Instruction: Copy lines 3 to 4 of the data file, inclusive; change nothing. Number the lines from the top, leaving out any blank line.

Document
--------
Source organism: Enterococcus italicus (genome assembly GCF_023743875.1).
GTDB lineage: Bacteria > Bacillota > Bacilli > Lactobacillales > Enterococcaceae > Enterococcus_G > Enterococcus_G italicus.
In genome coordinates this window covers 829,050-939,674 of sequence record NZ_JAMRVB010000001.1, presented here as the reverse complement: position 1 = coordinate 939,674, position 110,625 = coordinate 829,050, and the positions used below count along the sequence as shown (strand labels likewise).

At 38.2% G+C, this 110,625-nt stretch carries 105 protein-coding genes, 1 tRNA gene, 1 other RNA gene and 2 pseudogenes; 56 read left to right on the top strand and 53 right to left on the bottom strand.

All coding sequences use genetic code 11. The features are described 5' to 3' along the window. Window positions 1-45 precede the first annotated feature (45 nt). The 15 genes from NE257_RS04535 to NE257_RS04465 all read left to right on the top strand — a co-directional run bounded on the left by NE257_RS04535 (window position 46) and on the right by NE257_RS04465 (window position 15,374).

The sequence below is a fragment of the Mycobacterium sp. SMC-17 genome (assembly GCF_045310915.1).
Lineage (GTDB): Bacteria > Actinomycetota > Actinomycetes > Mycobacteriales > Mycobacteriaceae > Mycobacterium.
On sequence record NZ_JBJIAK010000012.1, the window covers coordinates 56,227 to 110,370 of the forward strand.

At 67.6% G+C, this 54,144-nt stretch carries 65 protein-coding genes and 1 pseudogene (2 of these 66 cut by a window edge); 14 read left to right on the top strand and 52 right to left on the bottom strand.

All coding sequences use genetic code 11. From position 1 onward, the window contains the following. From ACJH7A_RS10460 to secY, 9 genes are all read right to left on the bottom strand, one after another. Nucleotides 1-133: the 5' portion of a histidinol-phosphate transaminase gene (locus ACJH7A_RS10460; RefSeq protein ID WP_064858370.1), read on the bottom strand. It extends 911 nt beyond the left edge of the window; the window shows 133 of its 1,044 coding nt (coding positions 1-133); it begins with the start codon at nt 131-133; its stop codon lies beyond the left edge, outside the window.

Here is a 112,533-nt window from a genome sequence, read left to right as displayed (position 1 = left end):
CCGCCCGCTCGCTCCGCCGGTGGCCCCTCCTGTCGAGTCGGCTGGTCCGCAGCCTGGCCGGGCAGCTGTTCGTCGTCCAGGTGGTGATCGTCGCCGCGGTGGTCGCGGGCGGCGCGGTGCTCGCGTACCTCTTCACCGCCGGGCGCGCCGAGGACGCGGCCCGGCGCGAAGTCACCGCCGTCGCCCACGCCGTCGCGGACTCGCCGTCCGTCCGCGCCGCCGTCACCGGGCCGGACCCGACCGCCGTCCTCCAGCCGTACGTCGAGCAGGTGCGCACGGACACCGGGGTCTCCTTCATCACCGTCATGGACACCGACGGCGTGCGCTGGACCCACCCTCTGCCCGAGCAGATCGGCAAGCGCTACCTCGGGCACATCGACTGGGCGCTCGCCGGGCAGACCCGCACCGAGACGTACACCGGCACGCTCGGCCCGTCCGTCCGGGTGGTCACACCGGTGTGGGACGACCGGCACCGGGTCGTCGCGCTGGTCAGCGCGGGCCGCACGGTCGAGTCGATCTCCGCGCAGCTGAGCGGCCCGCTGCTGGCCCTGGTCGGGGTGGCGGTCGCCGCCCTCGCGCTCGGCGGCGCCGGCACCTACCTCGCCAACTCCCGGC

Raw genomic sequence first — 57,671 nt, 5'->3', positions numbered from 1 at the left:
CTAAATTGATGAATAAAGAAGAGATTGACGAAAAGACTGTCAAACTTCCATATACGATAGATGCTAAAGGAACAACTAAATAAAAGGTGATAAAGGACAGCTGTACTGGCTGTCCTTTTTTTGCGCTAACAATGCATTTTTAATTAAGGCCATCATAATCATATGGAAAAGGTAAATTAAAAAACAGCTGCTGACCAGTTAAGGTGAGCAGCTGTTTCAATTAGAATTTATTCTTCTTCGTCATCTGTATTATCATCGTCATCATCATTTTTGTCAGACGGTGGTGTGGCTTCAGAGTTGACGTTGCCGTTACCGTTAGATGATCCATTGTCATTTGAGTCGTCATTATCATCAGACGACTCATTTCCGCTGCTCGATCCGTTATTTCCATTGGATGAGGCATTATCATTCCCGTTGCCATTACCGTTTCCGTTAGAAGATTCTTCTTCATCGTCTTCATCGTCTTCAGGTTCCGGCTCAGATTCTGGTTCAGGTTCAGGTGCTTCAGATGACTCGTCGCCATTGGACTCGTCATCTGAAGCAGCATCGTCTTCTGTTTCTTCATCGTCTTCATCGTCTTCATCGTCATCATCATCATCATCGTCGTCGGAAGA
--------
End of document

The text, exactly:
In genome coordinates this window covers 829,050-939,674 of sequence record NZ_JAMRVB010000001.1, presented here as the reverse complement: position 1 = coordinate 939,674, position 110,625 = coordinate 829,050, and the positions used below count along the sequence as shown (strand labels likewise).

At 38.2% G+C, this 110,625-nt stretch carries 105 protein-coding genes, 1 tRNA gene, 1 other RNA gene and 2 pseudogenes; 56 read left to right on the top strand and 53 right to left on the bottom strand.